News / Asia

China Moves Prompt Closer Ties Among Neighbors

FILE - Screen grab shows Chinese Coast Guard ship 46001 (L) chasing a Vietnamese vessel near the site of a Chinese oil rig in disputed waters in the South China Sea, off Vietnam's central coast.
FILE - Screen grab shows Chinese Coast Guard ship 46001 (L) chasing a Vietnamese vessel near the site of a Chinese oil rig in disputed waters in the South China Sea, off Vietnam's central coast.
Victoria Macchi

The Philippines this week backed the Japanese prime minister's push for a broader military mandate - the latest move among China's maritime neighbors to unite against China's increasing assertiveness in the East and South China Seas.

As Beijing continues to assert a vast territorial claim in the South China Sea, Japan, the Philippines and Vietnam are strengthening their military and diplomatic bonds.

Ely Ratner, of the U.S.-based Center for a New American Security, says the three are overlooking historic conflicts with each other in reaction to China's sustained aggressive reach.

"There's no doubt that countries in the region are collectively spooked by what they're seeing as an increased pattern of Chinese assertiveness from the East China Sea down through the South China Sea," he said.

Regional Reactions

It's been a tense past two months. In May, China moved an oil rig into waters that Vietnam claims. A few weeks later, Vietnamese and Philippine troops spent a day socializing on a disputed island - neither asserting dominance, but both unified in their resistance to China's encroaching power.

Then, during a state visit to Japan earlier this week, Philippine President Benigno Aquino publicly supported Prime Minister Shinzo Abe's plan to broaden the Japanese military mandate to allow Tokyo to aid allies who are attacked.

"Japan is a strategic partner of the Philippines," Aquino said. "It is thus incumbent upon us to have continuous dialogue as we jointly face the changing dynamics of our regional security environment."

To expand the military’s mandate, Abe must first get his party’s coalition partner New Komeito on board.

But nearly two-thirds of Japanese voters oppose a reinterpretation of Article 9 of the Constitution, according to a poll released in April by Japan's leading newspaper Asahi Shimbun.

“There is a problem I think Prime Minister Abe has in selling this to his own people, and then of course explaining it to the region,” says Bonnie Glaser, a senior adviser at the Center for Strategic and International Studies in Washington.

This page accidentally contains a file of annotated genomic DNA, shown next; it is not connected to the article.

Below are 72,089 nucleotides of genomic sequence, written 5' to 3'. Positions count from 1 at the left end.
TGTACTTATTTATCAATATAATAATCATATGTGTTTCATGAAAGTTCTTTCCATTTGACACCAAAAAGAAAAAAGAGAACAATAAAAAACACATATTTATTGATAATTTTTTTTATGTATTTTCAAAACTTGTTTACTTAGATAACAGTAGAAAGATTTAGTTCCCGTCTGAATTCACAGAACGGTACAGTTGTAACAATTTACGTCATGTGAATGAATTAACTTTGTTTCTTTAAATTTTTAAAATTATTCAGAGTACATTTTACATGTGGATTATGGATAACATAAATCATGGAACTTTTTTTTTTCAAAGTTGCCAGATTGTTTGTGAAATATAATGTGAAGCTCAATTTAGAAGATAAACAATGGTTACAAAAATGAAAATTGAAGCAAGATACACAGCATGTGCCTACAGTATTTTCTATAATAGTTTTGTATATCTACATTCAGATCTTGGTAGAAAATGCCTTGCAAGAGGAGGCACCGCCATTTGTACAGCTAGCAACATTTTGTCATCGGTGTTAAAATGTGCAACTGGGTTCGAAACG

Meanwhile Tokyo, along with the United States, has pledged to help Vietnam and the Philippines upgrade their maritime patrol ships.  

No Backing Down

But China shows no signs of backing down. At meeting in Myanmar in May, Defense Minister Chang Wanquan told regional counterparts his country wants a negotiated solution in the South China Sea, but multilateralism can't solve the problem.

And that position isn't likely to change, according to Glaser.

"The Chinese believe that other nations are so economically dependent on China that these other nations will not directly confront China or not do so for a long period and at the end of the day will accommodate to Chinese interests so the Chinese think that they have time on their side," she said.

Ratner says Beijing may be miscalculating.

"I think people often think, 'Well, war isn't possible in Asia or conflict isn't possible because these economies are so interdependent,’" he said.  "But when it comes to these passionate political issues and nationalism, often those considerations get thrown out the door."

After all, Ratner noted, Germany and England were vital trading partners before World War I.

You May Like

Multimedia Obama Defends Immigration Action

Obama says with his executive action on immigration, enforcement resources will be focused on 'felons, not families; criminals, not children' More

US-Led Airstrikes in Syria Kill Over 900: Monitoring Group

British-based Syrian Observatory for Human Rights says the toll includes more than 50 civilians, five of them women and eight of them children More

Report: Obama Broadens US Combat Role in Afghanistan

The New York Times says resident Barack Obama has signed a classified order extending the role of US troops in Afghanistan for another year More

This forum has been closed.
Comment Sorting
Comments
     
by: Anonymous
June 26, 2014 2:42 PM
Let's not forget that Philippines, Japan and ROK remain occupied by the US military, so they aren't really in a position to call their own shots.


by: Ben from: USA
June 26, 2014 2:10 PM
So what do you do? support the lesser of two evils? and who is the lesser evil?


by: Raselon from: Saudi Arabia
June 26, 2014 2:11 AM
China is a big liar and bully and assumes that her military might is the answer to her aggressive and illegal acts on the contested territories. China's national motto is: Cheat, lie, steal and occupy.


by: People from: Vietnam
June 25, 2014 8:14 PM
Vietnam is one of the most oppressive societies in Southeast Asia today.

It is ok to help but it is not good to trust Vietnam, the country is being controlled by the Vietnamese Communist GANG.
The GANG and GANG members are rich, the country and the people are poor; and the Vietnamese Communist GANG and GANG members don't give a damn about the country or the people of Vietnam.


by: So So from: US
June 25, 2014 6:21 PM